To sum up, it was a much better experience than the reviews on Yelp would have one believe. I think the negative reviews on Yelp are partially driven an ignorance and lack of appreciation for Hunanese cuisine. It is a more robust, strongly flavored, spicy cuisine with its share of oil in the cooking. This place is worth a return visit.

    1 Reply
    1. re: Ericruo

      Our thanks to you and your (absent) Hunan native daughter for being the inspiration for this chowdown.

      I'm still thinking about the smokey steamed together meats and wondering what all was in there. The kind of dish that merits an archeological dig, perhaps take-out is in order to put it under a microscope. While I don't have the cookbook, I found this quote from Fuchsia Dunlop's _Revolutionary Chinese Cookbook: Recipes from Hunan Province_ about the region's smoked meats:

      "In the kitchen of the Jade Belt restaurant in Zhangguying, the preserve meats hang from a bamboo pole suspended in the slow, drowsy smoke of the fire. There is pork, obviously, the fat smoked to a honey-colored yellow, the lean meat a dark crimson on the outside, pink within. But there is also wild muntjac, chicken, wild boar, catfish, and rabbit, all of which are local specialties. "

      P.S. Thanks for sharing the Anchor Steam Breckle's Brown. With Rogue's Dead Guy Ale, that I knew nothing about other than it was cold in Bevmo's case, we ended up having a brown ale tasting. The restaurant has Tsing Tao and Heinecken, and doesn't allow byob. We bought some beers there and opened our own bottles on the QT, don't follow this example.

    2. Terrific meal at Shao Mountain. My favorites were the crispy intestines which had a perfect textural combination of crunch and chewiness. These went quick. The fish in red and green chile sauce was sublime. The diced-up peppers spiked with vinegar just popped. Could have eaten this by spoonful.
      The smoked meat preparations were very strong, each with different spicing. And that dessert soup was category-defying and wonderful.
      This meal makes me want to further explore Hunan cuisine. Though it's clearly related to Sichuan it offers a wider variety of textures and flavors and though the heat is present in most of the preparations it never overpowers. A very deft hand in the kitchen today to pull it off right. I would certainly return if I was in the area.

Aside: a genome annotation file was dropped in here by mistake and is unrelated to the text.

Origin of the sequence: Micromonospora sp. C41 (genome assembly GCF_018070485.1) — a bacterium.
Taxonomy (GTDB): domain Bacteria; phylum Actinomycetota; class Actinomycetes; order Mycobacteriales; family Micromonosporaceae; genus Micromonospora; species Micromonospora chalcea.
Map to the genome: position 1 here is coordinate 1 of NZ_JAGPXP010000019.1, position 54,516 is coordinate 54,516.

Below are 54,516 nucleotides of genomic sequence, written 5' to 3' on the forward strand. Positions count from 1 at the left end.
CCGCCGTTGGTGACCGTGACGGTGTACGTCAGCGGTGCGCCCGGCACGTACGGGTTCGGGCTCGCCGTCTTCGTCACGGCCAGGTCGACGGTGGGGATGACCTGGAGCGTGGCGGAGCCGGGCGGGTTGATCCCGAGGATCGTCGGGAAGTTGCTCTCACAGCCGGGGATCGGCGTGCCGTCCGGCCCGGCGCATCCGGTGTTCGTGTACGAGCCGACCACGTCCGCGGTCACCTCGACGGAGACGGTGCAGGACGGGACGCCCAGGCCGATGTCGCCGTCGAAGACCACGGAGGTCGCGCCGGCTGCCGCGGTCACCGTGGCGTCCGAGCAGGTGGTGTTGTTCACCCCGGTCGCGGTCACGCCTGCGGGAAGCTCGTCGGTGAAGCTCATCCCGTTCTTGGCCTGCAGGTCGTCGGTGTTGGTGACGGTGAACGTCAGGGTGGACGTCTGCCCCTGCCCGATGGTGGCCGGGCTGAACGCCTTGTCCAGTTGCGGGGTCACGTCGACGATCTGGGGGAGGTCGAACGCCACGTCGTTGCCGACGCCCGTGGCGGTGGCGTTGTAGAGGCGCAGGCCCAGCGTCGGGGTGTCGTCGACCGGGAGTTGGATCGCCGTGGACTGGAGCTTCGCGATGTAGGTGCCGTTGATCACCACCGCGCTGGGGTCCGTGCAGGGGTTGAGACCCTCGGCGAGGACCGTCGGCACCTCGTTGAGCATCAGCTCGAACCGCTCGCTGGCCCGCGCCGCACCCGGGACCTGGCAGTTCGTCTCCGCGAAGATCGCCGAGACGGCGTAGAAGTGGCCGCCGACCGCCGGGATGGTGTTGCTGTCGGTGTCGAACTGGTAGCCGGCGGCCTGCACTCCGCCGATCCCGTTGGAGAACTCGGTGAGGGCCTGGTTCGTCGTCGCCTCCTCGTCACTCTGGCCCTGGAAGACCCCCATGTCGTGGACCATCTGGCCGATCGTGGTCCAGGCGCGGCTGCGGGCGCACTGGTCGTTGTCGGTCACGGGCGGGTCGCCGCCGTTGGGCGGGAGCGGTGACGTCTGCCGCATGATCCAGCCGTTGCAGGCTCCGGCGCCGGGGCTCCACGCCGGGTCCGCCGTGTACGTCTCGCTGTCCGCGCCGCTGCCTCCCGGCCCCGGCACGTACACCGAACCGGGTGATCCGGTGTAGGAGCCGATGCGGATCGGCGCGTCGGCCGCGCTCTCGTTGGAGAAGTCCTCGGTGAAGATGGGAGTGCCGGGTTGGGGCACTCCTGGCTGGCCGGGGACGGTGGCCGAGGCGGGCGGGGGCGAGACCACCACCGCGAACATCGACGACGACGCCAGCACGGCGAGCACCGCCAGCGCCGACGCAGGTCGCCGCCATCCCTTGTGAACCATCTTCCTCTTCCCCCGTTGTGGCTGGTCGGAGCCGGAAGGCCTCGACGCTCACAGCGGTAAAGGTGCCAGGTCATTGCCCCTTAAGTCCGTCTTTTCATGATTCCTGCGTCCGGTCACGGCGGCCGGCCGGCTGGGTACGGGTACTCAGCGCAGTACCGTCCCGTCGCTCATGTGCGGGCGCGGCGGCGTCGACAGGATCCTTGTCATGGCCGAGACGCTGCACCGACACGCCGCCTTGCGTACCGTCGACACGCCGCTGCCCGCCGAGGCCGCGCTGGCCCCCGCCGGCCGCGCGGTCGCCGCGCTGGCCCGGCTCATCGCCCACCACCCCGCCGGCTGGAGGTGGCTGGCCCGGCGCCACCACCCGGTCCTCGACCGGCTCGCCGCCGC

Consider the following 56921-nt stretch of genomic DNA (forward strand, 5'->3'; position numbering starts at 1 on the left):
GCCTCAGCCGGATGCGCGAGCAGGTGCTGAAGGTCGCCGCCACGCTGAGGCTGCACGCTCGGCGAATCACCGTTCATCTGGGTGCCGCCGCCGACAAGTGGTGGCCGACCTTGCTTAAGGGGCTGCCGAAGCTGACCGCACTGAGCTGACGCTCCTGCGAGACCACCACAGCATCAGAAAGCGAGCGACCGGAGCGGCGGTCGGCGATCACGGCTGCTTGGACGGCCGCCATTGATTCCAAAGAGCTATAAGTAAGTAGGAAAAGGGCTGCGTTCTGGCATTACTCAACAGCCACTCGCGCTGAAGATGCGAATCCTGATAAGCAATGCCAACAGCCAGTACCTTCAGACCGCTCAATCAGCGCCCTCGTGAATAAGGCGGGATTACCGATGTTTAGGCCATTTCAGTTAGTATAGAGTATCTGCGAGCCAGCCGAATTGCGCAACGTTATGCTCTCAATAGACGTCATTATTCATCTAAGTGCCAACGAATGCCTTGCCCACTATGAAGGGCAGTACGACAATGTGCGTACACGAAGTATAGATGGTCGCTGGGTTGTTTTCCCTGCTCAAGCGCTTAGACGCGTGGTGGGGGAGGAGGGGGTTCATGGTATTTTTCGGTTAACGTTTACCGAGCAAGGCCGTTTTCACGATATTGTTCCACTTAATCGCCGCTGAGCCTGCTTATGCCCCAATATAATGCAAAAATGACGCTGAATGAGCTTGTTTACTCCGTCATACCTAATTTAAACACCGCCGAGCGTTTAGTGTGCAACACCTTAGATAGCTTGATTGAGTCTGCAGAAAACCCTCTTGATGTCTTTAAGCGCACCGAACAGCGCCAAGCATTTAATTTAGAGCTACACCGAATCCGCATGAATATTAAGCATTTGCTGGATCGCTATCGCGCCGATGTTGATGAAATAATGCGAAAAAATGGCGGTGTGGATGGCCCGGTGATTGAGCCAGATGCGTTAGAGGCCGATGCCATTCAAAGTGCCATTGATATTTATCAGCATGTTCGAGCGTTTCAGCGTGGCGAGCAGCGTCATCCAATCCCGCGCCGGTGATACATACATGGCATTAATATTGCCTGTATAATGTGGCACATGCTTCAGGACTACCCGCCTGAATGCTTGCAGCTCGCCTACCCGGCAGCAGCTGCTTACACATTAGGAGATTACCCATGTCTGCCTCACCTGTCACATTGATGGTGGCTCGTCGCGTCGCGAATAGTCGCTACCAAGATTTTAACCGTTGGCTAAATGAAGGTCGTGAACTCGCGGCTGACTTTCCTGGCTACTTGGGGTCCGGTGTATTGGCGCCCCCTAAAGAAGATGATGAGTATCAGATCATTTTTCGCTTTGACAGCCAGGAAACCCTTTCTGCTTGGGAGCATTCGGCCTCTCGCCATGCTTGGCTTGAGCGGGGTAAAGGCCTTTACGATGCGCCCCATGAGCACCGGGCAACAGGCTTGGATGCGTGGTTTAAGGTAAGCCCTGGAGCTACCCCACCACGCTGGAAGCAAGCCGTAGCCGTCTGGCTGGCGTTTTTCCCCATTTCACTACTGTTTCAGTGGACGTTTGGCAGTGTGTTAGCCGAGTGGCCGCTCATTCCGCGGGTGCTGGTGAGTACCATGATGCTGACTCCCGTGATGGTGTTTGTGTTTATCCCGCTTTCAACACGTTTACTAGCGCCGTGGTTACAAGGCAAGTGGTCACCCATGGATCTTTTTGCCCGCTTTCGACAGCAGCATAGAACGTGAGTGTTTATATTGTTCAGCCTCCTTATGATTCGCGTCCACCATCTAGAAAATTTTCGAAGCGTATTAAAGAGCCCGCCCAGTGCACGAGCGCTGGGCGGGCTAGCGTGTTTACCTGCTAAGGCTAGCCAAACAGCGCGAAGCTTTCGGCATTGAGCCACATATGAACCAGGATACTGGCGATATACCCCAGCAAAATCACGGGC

Thanks to everyone for coming out for a fun, delicious meal.

      1 Reply
      1. re: ChewChew

        Kudos to my co-host!

        I'll mention for the benefit of others that I like to send in the non-Chinese speaking vanilla-faced guy to handle the arrangements when we have chowdowns at Chinese restaurants. This gives us to a sense of how well the staff can work in English. While it's most certainly a testament to your own communication skills, I'd say the servers responded quite well.

        When we arrived, our table for 10 was two 4-tops pushed together with ten chairs squeezed around it. A quick executive decision commandeered a third table and soon we were still juggling serving platters to find a spot for all the food we'd ordered.

        The dessert soup with chewy mochi balls is one of the traditional Chinese New Year dishes. But you can find it all year round, likely at your favorite Shanghainese place.

        Price for our meal including steamed rice, beverages, and a 20% tip came to $20 per person. Some leftovers to take home too, can't beat that.

        Shao Mountain
        43749 Boscell Rd
        Fremont, CA
        (510) 656-1638

      2. I gained a new appreciation for Hunan food -- delicious!
        Great to see hounds old and new, and meet Melanie's mom.

        My favorites were:
        Thousand-year eggs with chili - this had some kind of jelly and was dramatically different than I've seen before.

        Western Hunan smoked pork

        Lotus root chili with chili in wooden tub

        Braised pork with wild bamboo shoot

        Fish filet with dual flavor ("Christmas" style)
        I was partial to the green, but as others stated, enjoyed the contrast of flavors.

        I didn't care for the blueberry yam dessert, though it was pretty to look at.

        What was labeled stinky soup under desserts was actually a slightly sweet, slightly rice wine flavored soup with tart goji berri's and tapioca pearls. It was an interesting flavor sensation, and I'm glad I tried it. Warning: it was served in a bowl that served 10-12, so be sure you have a crowd if you order this.

        We'll be back! Thanks hounds!

        1 Reply
        1. re: DeeGlaze

          Yeah, I think the preserved egg might have been the most surprising dish for me. The (former) "white" of the egg may be what you mean as "jelly"? During the curing process the tea dyes it black-ish.

          Recipes for making your own preserved eggs,

        2. It was a pleasure seeing/meeting and eating with everyone!

          Thousand-year eggs with chili
          Michele's never been interested in thousand-year eggs, but she was surprised to find herself in love with this dish "because the yolk was really creamy and the flavor was really garlicky and good." I was also a fan, for the same reasons.

          Yam Pork ribs soup